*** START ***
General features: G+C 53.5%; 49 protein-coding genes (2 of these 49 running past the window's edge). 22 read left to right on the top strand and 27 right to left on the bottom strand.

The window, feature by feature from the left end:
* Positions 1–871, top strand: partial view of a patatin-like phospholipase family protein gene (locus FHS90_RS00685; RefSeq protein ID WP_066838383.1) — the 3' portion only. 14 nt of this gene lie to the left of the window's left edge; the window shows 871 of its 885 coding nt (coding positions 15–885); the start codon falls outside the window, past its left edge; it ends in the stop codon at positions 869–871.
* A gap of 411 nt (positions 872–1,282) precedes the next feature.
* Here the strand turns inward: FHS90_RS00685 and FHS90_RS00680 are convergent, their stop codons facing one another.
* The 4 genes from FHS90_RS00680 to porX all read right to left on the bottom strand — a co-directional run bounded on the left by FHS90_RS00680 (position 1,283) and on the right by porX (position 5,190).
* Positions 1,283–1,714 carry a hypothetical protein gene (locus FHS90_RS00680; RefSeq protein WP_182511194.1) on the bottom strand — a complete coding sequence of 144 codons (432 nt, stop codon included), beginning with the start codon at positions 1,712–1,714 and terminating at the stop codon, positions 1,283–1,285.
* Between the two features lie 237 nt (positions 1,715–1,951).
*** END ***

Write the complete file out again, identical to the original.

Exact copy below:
General features: G+C 53.5%; 49 protein-coding genes (2 of these 49 running past the window's edge). 22 read left to right on the top strand and 27 right to left on the bottom strand.

The window, feature by feature from the left end:
* Positions 1–871, top strand: partial view of a patatin-like phospholipase family protein gene (locus FHS90_RS00685; RefSeq protein ID WP_066838383.1) — the 3' portion only. 14 nt of this gene lie to the left of the window's left edge; the window shows 871 of its 885 coding nt (coding positions 15–885); the start codon falls outside the window, past its left edge; it ends in the stop codon at positions 869–871.
* A gap of 411 nt (positions 872–1,282) precedes the next feature.
* Here the strand turns inward: FHS90_RS00685 and FHS90_RS00680 are convergent, their stop codons facing one another.
* The 4 genes from FHS90_RS00680 to porX all read right to left on the bottom strand — a co-directional run bounded on the left by FHS90_RS00680 (position 1,283) and on the right by porX (position 5,190).
* Positions 1,283–1,714 carry a hypothetical protein gene (locus FHS90_RS00680; RefSeq protein WP_182511194.1) on the bottom strand — a complete coding sequence of 144 codons (432 nt, stop codon included), beginning with the start codon at positions 1,712–1,714 and terminating at the stop codon, positions 1,283–1,285.
* Between the two features lie 237 nt (positions 1,715–1,951).